RIOC Ignores Community Values, Chops Down Legacy Trees

Roosevelt Island Tree Devastation

Updated 42 weeks ago David Stone
RIOC's ax broke hearts on the Rivercross lawn, today.
RIOC's ax broke hearts on the Rivercross lawn, today.
© David Stone / Roosevelt Island Daily

"They killed the TREE!" Georgette Sinclair cried. "I am on the way to work, and from the bus I just saw people cutting a beautiful tree on the area by the meditation steps!" RIOC's absence of communications or engagement with the community, all the hurt it causes, was out again in full force.

"Just a half an hour ago when I was on the red bus I heard a gasp of passengers, and when I looked up, one of the big trees on the green patch behind the Meditation Steps was cut down. Someone said, 'That hurts. It wasn't even a sick tree,'" wrote another distressed resident.

Added artist and Island House resident Georgette Sinclair, "I loved that tree, it was a fighter.... every year it was the last one to loose leaves in the late autumn season ... my heart is broken, why did they kill the tree? It was an old one, but still it was so beautiful .... Why? And Who makes the decision, what tree will live or will be killed?"

A popular local painter, Sinclair is well-known for documenting graceful outdoor scenes on Roosevelt Island.

I asked RIOC who was responsible and got the standard response: silence.

It's not just trees. This path to Blackwell House was once lined with bushes.
It's not just trees. This path to Blackwell House was once lined with bushes.
© David Stone / Roosevelt Island Daily

If RIOC's good at anything, it's passing the buck or, in this instance, pretending there's no buck passing before their eyes.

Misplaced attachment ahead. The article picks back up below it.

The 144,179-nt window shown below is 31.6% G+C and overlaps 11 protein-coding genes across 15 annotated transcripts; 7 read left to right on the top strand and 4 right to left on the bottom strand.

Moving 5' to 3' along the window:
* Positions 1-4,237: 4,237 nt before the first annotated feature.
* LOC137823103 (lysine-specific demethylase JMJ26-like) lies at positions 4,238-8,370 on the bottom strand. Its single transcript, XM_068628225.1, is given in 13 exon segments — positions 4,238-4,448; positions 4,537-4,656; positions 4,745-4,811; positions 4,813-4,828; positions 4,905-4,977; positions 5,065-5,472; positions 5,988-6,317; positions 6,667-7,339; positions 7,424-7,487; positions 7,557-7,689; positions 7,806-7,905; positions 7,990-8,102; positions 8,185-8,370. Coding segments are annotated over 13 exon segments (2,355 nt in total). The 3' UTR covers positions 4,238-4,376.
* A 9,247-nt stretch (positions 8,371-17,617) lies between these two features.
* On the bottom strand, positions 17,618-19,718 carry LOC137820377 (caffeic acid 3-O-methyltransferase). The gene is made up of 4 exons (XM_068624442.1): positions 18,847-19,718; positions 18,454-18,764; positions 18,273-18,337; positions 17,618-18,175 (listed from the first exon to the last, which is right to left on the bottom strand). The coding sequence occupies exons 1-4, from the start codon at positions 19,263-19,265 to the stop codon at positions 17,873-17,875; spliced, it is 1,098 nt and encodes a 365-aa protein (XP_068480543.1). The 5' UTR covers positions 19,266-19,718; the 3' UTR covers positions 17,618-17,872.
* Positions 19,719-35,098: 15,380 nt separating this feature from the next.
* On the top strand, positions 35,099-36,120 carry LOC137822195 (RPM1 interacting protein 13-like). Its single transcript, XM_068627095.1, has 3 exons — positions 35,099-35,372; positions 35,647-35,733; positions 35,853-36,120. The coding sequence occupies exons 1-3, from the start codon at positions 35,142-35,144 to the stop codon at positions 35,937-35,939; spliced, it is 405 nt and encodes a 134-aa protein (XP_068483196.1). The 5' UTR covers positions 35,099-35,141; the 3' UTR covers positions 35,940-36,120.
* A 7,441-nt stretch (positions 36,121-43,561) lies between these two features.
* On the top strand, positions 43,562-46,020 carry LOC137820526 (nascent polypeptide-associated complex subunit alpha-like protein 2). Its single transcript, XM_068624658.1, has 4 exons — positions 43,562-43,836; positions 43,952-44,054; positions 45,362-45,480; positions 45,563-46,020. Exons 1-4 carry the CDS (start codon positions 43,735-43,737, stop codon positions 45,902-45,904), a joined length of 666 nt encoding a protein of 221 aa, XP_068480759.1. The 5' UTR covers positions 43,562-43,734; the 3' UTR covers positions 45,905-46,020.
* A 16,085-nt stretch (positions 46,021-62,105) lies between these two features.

A check with the Roosevelt Islander showed a response from RIOC's Public Information Officer Alonza Robertson, who after only six months has absorbed the agency's practiced indifference.

"It’s part of tree pruning work being done by RIOC," he's quoted in a post. 

"Crews are conducting extensive tree pruning and removing dead trees at Southpoint Park, the Rivercross Lawn and Capobianco Field. Safety areas are set up around the work zones," he added with glib unconcern for residents upset by the destruction.

Tree stump left behind in Capobianco Park
Tree stump left behind in Capobianco Park
© David Stone / Roosevelt Island Daily

"I’d originally set out an advisory about this on September 14," Robertson claimed.

Did anyone see this "advisory?"

I never got it, did you?

"The dead tree at Rivercross a Norway Maple Leaf. We are looking to replace it."

Another one's about to bite the dust on the Rivercross lawn.
Another one's about to bite the dust on the Rivercross lawn.
© David Stone / Roosevelt Island Daily

RIOC's been promising to replace trees taken down for years. In this case, residents disagree that it was dead, but instead insist it was thriving and beautiful.